Under the scheme, prospective employees would be required to disclose employment records to recruiting AIs before a new employment relationship is established.
The HKMA (Hong Kong Monetary Authority) has issued a new consultation paper on the implementation of a Mandatory Reference Checking (MRC) scheme to address so-called “rolling bad apples” in the banking sector.
Rolling bad apples refer to individuals who engage in misconduct during their employment at a financial institution, but are nonetheless able to obtain subsequent employment elsewhere without disclosing their earlier misconduct to the new employer.
“Individuals who are not held accountable for their misconduct at one firm and surface at another firm could have a higher likelihood of repeating their misconduct,” the HKMA says
This may give rise to operational, reputational, financial and other risks to the new employer, and can end up inflicting harm on bank consumers and undermining public confidence in the banking sector – thereby creating potential systemic risks.
The consultation paper proposes a framework that would require authorised institutions (AIs) to conduct mandatory reference checks to fill specified positions.
The HKMA seeks to establish a common protocol for reference checking to help enhance the disclosure of a prospective employee’s misconduct history, prior to the establishment of an employment relationship by a recruiting AI.
Under the MRC scheme, prospective employees would be required to disclose 10 years of their employment records. Accordingly, all AIs should maintain employment records of their employees for at least 10 years from the date of their departure.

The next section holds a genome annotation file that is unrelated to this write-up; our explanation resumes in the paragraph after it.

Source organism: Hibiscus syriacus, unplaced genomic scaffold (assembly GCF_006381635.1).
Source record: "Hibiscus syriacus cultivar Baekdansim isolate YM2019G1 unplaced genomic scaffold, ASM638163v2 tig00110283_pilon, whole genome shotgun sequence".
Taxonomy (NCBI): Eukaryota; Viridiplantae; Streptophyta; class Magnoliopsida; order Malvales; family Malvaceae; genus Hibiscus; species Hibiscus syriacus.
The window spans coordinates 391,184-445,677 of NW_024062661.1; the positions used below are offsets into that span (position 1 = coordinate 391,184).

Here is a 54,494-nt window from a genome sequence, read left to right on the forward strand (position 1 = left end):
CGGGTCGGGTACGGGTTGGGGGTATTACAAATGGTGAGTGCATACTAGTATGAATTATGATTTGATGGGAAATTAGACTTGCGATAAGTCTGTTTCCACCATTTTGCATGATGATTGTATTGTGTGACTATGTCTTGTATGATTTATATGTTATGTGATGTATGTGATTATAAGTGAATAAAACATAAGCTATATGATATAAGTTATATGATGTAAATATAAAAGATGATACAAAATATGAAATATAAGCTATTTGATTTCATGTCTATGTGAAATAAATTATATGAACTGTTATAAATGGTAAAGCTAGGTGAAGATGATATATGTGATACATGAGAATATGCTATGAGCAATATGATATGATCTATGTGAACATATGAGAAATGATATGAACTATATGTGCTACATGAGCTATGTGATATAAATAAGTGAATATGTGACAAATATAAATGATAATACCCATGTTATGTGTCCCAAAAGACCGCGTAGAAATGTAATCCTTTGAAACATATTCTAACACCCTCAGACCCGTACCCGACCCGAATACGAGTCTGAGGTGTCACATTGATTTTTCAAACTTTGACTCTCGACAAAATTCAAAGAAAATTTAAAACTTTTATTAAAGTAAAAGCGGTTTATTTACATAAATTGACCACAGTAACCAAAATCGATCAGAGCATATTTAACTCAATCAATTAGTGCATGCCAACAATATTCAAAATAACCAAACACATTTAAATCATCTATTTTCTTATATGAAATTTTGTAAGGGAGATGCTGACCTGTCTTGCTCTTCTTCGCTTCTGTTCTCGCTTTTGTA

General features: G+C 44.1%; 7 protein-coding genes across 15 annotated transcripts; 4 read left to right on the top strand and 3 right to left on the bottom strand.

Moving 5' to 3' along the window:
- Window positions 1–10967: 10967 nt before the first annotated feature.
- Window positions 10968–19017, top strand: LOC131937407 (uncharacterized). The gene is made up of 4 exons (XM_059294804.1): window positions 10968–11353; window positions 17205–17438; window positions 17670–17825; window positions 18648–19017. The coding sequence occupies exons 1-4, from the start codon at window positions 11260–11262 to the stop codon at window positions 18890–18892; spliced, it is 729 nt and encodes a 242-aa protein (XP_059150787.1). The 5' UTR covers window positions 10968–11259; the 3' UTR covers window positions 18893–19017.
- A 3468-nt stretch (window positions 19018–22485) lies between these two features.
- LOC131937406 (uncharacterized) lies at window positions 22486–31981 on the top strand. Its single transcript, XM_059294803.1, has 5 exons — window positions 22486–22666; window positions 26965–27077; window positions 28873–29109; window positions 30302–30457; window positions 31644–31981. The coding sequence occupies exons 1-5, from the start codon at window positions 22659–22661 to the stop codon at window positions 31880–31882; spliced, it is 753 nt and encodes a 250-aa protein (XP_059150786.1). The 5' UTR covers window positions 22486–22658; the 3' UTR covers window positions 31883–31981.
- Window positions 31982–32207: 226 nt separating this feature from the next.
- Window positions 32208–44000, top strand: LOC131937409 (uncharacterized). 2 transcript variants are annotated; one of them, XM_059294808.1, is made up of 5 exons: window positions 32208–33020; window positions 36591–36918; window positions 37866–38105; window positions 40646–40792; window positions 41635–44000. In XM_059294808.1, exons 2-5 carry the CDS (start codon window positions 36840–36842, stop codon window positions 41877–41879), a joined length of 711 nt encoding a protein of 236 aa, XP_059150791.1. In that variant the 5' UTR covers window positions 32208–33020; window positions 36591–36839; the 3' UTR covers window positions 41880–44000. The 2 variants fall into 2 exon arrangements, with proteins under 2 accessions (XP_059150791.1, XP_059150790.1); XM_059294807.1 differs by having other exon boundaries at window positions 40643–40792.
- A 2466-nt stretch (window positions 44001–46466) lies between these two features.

It is proposed that written consent should be obtained from prospective employees to authorise the recruiting AI to conduct reference checking, and separately to authorise the current and former AIs to disclose employment records.
Where there is any negative information from the reference providing AIs, the recruiting AI should provide the prospective employee with an opportunity to be heard, and still be allowed to offer employment at its discretion, in spite of such negative information.
The proposed MRC scheme will initially be confined to the local banking sector. Phase 1 of the scheme will cover directors and bank employees in senior management positions.
After one year, industry feedback and experience will be gathered to provide the basis for Phase 2 implementation, which will extend coverage to bank employees heading key supporting functions, and those who have client-facing or sales roles.
The consultation, available here, is open until 7 August.
Specifically, the HKMA has written to the HKAB (Hong Kong Association of Banks), the DTC Association, the PWMA (Private Wealth Management Association) and ASIFMA seeking their comments on the proposals.